There is this concept that a good citizen must obey the law even when he/she does not agree with it. Bad citizens are bad in part because they do not obey laws.
It is a sound concept, of course, because if nobody obeyed the law, there would be chaos. The argument is hard to argue with and we must agree with it, so long as it does not become an absolute rule. The validity and limits of concepts such as “I am obeying the law” or “I am executing orders” have been tested many times throughout history, and have been successful strategies only when laws were reasonable and did not become a convenient means to elude conscience and responsibility. Was the obedience of Nazi soldiers in concentration camps admirable? After all, they were obeying the law. Should we admire the obedience of the cop who takes away our hard-earned money because we were “speeding” at 35 mph in a 30 mph zone? After all, it is the law: but are we the criminals or is the state the thief? Should we say that we deserve all punishment all the time because “it’s the law”, and the law is always right merely because it exists (or because it is backed by an entity – the “authorities” – who have the legal monopoly of violence)? Can the majority decide and impose the behaviour and choices of minorities? Where do we draw the legal line in identifying “bad” people? American colonists seeking independence broke British law in very many ways. Were they bad people? How many people must break the law at the same time in order for them to be transformed from “bad” to “good”?
Those are fundamental questions, since the boundaries between freedom, social order and tyranny are so thin that they are often invisible. Every day a new law establishes more “bad” people who weren’t bad just yesterday: smokers, drinkers, the overweight – all people who are told through the law: “We do not want you unless you do as we say and conform to the majority of us and, if you refuse, here is the punishment”. Yesterday’s laws in free countries wanted to regulate society; today’s laws want to make society perfect by rejecting an ever-growing number of “imperfectly” behaving citizens.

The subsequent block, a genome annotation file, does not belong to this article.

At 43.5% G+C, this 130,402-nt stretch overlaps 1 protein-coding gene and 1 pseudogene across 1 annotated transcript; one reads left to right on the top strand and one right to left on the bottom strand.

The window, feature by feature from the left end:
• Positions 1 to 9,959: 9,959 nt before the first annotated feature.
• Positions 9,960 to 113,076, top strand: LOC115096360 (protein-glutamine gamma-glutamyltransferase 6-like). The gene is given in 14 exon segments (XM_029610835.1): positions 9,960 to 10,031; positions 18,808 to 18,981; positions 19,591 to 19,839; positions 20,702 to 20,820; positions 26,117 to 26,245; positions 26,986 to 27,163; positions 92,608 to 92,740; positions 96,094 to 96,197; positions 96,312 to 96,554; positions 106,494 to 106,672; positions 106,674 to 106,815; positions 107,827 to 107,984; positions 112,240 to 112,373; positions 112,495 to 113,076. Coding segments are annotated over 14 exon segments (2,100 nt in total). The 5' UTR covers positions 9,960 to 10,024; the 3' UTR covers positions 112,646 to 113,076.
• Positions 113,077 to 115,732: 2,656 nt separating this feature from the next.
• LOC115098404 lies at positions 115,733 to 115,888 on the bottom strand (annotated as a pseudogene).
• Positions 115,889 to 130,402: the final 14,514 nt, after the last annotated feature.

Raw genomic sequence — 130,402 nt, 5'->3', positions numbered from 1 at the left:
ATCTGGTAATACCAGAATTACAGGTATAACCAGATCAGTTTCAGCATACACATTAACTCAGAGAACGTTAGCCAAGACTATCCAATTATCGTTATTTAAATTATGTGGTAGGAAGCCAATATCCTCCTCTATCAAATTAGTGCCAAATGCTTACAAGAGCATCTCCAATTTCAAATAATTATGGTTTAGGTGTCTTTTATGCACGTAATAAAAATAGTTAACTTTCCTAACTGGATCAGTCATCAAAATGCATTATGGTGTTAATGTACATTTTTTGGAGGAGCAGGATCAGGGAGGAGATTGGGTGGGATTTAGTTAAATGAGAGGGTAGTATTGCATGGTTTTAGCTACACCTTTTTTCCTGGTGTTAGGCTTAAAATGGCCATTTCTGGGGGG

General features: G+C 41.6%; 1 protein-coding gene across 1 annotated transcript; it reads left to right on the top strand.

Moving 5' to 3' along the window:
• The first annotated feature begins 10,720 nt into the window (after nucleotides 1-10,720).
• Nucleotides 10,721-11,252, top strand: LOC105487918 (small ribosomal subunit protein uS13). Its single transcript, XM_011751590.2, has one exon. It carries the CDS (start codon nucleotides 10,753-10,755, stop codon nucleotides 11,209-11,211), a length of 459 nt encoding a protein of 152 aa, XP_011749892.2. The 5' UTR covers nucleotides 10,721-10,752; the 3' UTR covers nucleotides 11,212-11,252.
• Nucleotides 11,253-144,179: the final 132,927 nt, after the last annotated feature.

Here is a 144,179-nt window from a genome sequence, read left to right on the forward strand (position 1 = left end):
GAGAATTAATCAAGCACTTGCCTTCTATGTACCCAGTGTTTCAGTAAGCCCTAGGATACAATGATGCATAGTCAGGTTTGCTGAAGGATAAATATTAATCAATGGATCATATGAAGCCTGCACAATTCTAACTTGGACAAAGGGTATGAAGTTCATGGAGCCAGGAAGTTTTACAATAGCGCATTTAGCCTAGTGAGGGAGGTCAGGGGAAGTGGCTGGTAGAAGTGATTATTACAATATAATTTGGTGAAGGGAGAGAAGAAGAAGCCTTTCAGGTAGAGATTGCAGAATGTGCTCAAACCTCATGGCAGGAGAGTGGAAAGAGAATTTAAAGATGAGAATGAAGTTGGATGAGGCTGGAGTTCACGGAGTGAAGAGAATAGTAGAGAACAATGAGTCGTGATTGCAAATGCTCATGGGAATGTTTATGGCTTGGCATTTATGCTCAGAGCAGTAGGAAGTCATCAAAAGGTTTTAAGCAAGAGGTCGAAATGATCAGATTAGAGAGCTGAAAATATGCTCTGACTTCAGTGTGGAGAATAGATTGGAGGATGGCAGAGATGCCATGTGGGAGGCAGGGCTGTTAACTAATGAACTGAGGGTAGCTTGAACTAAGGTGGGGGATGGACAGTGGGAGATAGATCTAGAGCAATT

There are times when the citizen of good conscience should disobey the law to preserve his freedom, dignity and integrity. That time is when the law is dishonest and unreasonable. Such times can arise when the law forbids behaviours that hurt no one but (at worst) the person who practices them.
Antismoking laws fall into that category and we are in such times. Not only are the laws dishonest because based on scientific fraud and lies, they are unreasonable because they forbid behaviours which, at worst, hurt only the smoker. And since the dangers of passive smoking are an outright fraud, the “hurt others” concept simply does not apply.
Our admiration goes to this establishment owner who – like many others – disobeys the law, as Clearing the Air reports. Our sadness is that there are still too few establishment owners and smokers who disobey the law. Let’s hope that their numbers grow. The stakes will rise, and governments trying to induce fear and submission will punish citizens more severe, make no mistake. We are looking at a clash between two philosophies and two concepts of society, for which smoking laws are just an occasion — but remember: the tyrant does not care about your respect, he only cares about your obedience, because that’s all he has. The reign of the tyrant will last as long as the free men he oppresses will not transcend, at least temporarily, the very principles that make them different from him in order to get rid of him.
The most horrible thing a government can do is raise the stakes to the point where people have to choose in an all-or-nothing way between their needs and those of someone else – like the Nazi soldier of the concentration camp who had to choose between his own life or that of his victims. Today we don’t do that any longer – or so we delude ourselves. In reality we have just changed techniques: we fragment the impact of the big all-or-nothing choices into smaller bits, after instigating citizens against each other. My “need” for “smoker-free” air is to exclude your “need” to smoke. My wild-goose chase of a 100% “healthy” environment is to exclude – or make very difficult – your choice for a life that perhaps could be slightly shorter but surely free from a dream whose price you don’t want to pay. In short, no matter how many slices we cut a pie into, the size and ingredients of that pie are still the same. And when the social pie becomes “my world must eliminate yours” then it’s time to throw away the pie, because eating it will kill us.
When that pie is the only food on the table – and becomes “the law” – we should realize that the thin, invisible borders between freedom, order and tyranny have been crossed, and that there is an invasion against which we are morally entitled to defend ourselves. It is time to break the law, because it no longer respects the liberties of all, thus itself does not deserve any respect.